How much could I, would I, should I spend on food?? Handy chart!

Just an interesting little chart for your all’s information. I feel that people on both poles of the spectrum (always cooking elaborate meals vs. always eating out) tend to worry or at least wonder at the amount of money they spend on food. Elaborate meals require lots of fresh produce, which is more expensive than frozen dinners, and the cost of eating out factors in “ambiance,” labor and a mark-up on the food itself.

The USDA has gathered statistics right HERE that list the average cost of food for different age/gender groups at four different pricing levels.

You can click on the links in the footnotes to read how they determined all of the terms they use in case you don’t trust the government or are just a curious person on the search for more knowledge about how people and institutions operate.

Reading these charts can either make you feel a little bit better or a little bit worse about your food-money habits. They are listed by week, so it would be pretty easy to keep track of your food costs for a week and compare them. Then you can see if you would qualify as someone who spends a “thrifty,” “low,” “moderate” or “liberal” amount on food.

So if you come home from the grocery store and you’re like “GODDD WHY DO I SPEND SO MUCH ON FOOD???” but really it’s a relatively small amount, you can sigh with relief! I think this is useful!

For example, in June, the average THRIFTY single female between 19-50 spent $43.44 a week on food, meaning this SINGLE LADY (WHAT UPPP) managed to eat on only $6.21 of food a day.

Panera salad, you are 7 something. You are not thrifty and do not feed me for one day. Even spicy chicken sandwich at Wendy’s, you are 4 something. These are the two examples I will offer for eating out and ominously let YOU decide (that it is OBVIOUSLY cheaper to make your own food no matter how cheap take-out seems).

The liberally-paying female paid $86.16/week and $12.31 a day. This is kind of a huge difference to me. And probably objectively. I mean, it’s twice as much.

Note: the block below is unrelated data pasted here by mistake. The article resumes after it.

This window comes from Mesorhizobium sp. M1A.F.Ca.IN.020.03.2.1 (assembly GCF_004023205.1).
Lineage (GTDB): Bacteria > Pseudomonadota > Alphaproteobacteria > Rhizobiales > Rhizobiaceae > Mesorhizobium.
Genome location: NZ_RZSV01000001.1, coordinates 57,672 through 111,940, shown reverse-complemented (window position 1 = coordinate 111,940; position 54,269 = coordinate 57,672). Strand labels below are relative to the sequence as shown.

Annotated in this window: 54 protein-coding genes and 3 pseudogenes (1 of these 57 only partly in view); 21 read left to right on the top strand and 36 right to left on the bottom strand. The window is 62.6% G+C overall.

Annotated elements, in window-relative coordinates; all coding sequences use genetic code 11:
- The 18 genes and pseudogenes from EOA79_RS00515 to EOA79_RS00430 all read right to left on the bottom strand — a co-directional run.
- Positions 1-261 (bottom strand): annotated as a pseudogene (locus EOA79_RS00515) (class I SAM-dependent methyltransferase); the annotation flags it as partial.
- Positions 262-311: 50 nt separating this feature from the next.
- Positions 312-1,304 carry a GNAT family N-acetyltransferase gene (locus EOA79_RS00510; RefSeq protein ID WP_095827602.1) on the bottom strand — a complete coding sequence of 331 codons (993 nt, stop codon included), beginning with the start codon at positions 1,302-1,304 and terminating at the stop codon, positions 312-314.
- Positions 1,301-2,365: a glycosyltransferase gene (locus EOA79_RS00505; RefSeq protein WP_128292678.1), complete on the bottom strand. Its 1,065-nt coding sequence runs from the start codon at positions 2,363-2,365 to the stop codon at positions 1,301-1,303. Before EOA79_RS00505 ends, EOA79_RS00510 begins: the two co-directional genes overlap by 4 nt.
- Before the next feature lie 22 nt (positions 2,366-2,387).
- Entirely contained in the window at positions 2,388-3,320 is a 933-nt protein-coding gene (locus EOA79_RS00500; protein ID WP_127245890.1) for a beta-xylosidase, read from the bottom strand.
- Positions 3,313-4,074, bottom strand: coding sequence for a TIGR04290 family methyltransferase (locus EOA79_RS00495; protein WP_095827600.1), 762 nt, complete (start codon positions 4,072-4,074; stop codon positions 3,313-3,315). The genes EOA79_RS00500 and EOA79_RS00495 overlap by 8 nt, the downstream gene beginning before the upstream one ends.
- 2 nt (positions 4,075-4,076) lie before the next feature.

I fell in around thrifty, so I had the pleasure of congratulating myself! Back: patted.

So now you know the condition of your food budget and the condition of my back!

Flower and a butterfly flying out of the goddamn frame on the left.

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About Jen Cantin

Follow Jen Cantin on Twitter if you have nothing better to do! Wouldn’t want to impose… Two cats and three times more ‘tude than the leading car insurance provider.
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3 Responses to How much could I, would I, should I spend on food?? Handy chart!

  1. Thanks for pointing out the statistics. Sounds like you’re already on board with the program. It’s tough to do, so you’re to be congratulated (back-patted) by all. It really is a lot cheaper to skip restaurants and take-out (except for occasional celebrations, of course) – and to eat at home, or at friends’ homes. If you cost out most recipes – even nice, party food, you’ll find that you save a lot by spending a bit of time to prepare food. And eating at home doesn’t have to be boring.

    • Thank you, Laura!! Yes, the the party-food type stuff or just treat-yourself kind of recipes are where I find the most surprises in how inexpensive it is. I like your blog subtitle, so fitting to the situation haha. Keep up the home cookin!

  2. Pingback: Good eating, good prices, REAL EVIDENCE | Deep Fried Epiphany

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